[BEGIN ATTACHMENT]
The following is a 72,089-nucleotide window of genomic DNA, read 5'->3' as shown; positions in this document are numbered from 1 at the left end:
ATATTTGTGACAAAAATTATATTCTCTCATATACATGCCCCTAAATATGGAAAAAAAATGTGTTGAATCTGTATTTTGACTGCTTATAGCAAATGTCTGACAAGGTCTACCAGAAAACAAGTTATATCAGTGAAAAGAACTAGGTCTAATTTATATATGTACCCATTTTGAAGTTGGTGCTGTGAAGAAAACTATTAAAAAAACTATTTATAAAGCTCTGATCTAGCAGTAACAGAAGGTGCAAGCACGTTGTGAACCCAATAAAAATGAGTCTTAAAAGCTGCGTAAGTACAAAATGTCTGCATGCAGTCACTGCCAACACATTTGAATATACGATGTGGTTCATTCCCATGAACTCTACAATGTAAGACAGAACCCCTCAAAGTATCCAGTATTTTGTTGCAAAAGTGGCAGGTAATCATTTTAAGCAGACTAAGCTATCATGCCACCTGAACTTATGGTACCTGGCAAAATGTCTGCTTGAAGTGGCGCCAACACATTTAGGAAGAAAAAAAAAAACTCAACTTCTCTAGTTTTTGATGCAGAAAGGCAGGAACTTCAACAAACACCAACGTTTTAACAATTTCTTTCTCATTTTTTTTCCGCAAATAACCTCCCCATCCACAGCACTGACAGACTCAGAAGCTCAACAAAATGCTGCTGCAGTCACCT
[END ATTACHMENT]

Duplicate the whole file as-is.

The following is a 72,089-nucleotide window of genomic DNA, read 5'->3' as shown; positions in this document are numbered from 1 at the left end:
ATATTTGTGACAAAAATTATATTCTCTCATATACATGCCCCTAAATATGGAAAAAAAATGTGTTGAATCTGTATTTTGACTGCTTATAGCAAATGTCTGACAAGGTCTACCAGAAAACAAGTTATATCAGTGAAAAGAACTAGGTCTAATTTATATATGTACCCATTTTGAAGTTGGTGCTGTGAAGAAAACTATTAAAAAAACTATTTATAAAGCTCTGATCTAGCAGTAACAGAAGGTGCAAGCACGTTGTGAACCCAATAAAAATGAGTCTTAAAAGCTGCGTAAGTACAAAATGTCTGCATGCAGTCACTGCCAACACATTTGAATATACGATGTGGTTCATTCCCATGAACTCTACAATGTAAGACAGAACCCCTCAAAGTATCCAGTATTTTGTTGCAAAAGTGGCAGGTAATCATTTTAAGCAGACTAAGCTATCATGCCACCTGAACTTATGGTACCTGGCAAAATGTCTGCTTGAAGTGGCGCCAACACATTTAGGAAGAAAAAAAAAAACTCAACTTCTCTAGTTTTTGATGCAGAAAGGCAGGAACTTCAACAAACACCAACGTTTTAACAATTTCTTTCTCATTTTTTTTCCGCAAATAACCTCCCCATCCACAGCACTGACAGACTCAGAAGCTCAACAAAATGCTGCTGCAGTCACCT